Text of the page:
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I saw the following command

cat ~/.ssh/id_dsa.pub | ssh user@hostname "cat - >> ~/.ssh/authorized_keys"

another variation:

cat ~/.ssh/id_rsa.pub | ssh user@123.45.56.78 "cat >> ~/.ssh/authorized_keys"

What does "cat -" means ? and how does that actually helps to prepend a public key to a list of authorized key.

sources:

https://www.digitalocean.com/community/articles/how-to-set-up-ssh-keys--2 http://www.davidgrant.ca/copy_ssh_public_key_to_server_in_one_line

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closed as off-topic by csl, abelenky, fedorqui, david99world, Neil Thompson Mar 7 '14 at 9:26

This question appears to be off-topic. The users who voted to close gave this specific reason:

  • "Questions about general computing hardware and software are off-topic for Stack Overflow unless they directly involve tools used primarily for programming. You may be able to get help on Super User." – csl, abelenky, david99world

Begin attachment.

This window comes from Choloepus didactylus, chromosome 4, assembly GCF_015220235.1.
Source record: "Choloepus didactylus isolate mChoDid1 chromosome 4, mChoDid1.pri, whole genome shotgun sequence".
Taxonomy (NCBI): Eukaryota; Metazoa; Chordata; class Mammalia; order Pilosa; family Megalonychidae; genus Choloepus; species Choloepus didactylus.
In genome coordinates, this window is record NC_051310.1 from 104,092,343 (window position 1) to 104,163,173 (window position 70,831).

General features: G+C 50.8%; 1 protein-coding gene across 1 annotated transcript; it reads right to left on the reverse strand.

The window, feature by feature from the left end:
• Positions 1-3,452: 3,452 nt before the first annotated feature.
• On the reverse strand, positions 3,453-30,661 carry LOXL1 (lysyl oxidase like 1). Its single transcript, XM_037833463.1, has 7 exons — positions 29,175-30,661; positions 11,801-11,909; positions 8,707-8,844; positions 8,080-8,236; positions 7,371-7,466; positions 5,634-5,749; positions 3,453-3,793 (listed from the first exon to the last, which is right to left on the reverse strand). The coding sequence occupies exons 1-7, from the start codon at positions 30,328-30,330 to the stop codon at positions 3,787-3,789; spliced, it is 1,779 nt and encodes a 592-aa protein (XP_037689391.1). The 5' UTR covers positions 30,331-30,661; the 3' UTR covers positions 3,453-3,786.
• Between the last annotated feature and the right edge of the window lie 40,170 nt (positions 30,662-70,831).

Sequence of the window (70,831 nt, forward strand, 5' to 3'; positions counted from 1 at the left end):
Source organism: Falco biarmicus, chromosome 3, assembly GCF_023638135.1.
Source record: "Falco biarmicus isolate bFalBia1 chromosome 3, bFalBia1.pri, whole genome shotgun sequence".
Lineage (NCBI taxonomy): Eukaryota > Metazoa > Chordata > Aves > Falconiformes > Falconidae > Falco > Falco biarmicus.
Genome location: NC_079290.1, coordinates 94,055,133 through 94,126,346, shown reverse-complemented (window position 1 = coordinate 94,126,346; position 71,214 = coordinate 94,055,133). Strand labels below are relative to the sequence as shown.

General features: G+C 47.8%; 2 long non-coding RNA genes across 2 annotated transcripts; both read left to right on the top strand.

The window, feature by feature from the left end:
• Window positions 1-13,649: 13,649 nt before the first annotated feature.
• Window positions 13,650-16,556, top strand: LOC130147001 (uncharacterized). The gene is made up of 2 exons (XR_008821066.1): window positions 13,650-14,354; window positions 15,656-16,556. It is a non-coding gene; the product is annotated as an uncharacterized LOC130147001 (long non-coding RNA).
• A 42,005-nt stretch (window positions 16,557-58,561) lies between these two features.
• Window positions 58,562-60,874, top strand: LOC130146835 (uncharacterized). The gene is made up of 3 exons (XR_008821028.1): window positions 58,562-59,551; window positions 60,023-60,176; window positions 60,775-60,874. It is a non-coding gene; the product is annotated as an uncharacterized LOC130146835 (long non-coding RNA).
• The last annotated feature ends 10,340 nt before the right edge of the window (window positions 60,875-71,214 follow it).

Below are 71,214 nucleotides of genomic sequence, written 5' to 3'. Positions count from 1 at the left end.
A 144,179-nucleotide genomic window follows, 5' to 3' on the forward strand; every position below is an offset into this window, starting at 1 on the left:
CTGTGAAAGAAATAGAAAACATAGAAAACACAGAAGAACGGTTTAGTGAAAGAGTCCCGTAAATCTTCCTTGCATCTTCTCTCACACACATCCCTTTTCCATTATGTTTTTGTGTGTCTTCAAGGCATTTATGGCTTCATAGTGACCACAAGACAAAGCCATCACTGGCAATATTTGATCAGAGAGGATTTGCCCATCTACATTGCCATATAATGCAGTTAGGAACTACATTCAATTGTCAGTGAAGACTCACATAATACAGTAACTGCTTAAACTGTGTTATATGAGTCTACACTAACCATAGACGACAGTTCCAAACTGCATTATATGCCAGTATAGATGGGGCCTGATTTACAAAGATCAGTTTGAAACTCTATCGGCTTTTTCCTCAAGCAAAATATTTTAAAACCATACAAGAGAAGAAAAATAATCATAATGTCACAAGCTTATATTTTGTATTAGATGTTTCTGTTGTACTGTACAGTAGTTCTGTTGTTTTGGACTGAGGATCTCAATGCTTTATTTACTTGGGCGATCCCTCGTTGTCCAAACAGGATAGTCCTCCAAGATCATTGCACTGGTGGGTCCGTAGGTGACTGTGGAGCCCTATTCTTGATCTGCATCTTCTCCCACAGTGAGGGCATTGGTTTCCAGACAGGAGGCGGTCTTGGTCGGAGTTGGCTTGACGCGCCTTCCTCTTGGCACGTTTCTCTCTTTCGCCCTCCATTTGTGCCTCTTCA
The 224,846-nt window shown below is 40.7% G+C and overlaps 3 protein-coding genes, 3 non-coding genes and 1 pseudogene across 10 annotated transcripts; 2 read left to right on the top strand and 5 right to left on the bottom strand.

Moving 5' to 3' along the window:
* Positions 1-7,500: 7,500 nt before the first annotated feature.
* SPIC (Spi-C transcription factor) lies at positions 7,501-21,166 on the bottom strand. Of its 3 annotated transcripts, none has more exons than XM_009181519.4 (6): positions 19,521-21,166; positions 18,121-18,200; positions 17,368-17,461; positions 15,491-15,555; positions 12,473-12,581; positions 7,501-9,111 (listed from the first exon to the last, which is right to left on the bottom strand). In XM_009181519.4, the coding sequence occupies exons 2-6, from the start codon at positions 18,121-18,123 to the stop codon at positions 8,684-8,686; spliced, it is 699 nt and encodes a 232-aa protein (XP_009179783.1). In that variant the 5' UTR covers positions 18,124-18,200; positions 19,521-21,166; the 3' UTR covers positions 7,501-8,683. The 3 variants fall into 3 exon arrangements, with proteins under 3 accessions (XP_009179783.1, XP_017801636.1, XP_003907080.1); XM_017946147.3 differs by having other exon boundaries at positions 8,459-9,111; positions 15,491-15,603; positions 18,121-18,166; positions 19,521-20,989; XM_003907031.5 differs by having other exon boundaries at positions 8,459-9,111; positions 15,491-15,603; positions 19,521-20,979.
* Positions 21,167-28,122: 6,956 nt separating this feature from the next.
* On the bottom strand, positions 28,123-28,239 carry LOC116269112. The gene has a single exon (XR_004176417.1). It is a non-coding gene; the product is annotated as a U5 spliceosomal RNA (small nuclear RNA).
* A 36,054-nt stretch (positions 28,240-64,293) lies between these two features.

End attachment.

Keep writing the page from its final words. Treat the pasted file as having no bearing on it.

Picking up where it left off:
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1  
Read the man-page for it. It is short for concatenate. It says, "With no FILE, or when FILE is -, read standard input." – abelenky Feb 27 '14 at 19:10
up vote 2 down vote accepted

the command:

cat - 

does a cat of the stdin

Eg:

$ cat > /test.txt
here goes some text into 
the file

[Ctrl]-[D] key combination to quit cat

to view file content:

cat test.txt

Hence,

cat ~/.ssh/id_rsa.pub | ssh user@hostname "cat - >> ~/.ssh/authorized_keys"

means take content of id_rsa.pub PIPE to ssh command, and cat the stdin content and append it to ~/.ssh/authorized_keys on the remote server

More example:

$ cat Desktop/p.txt | cat - > /tmp/t.txt
$ cat /tmp/t.txt

make sure that p.txt contains some text though.

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2  
It's worth mentioning that the - is unnecessary in this case. If invoked with no arguments, the cat command reads from its standard input anyway, so cat - could be replaced by cat. The - argument can be useful if you want it to read both from one or more named files and from standard input: cat file1 - file2 – Keith Thompson Feb 27 '14 at 19:40

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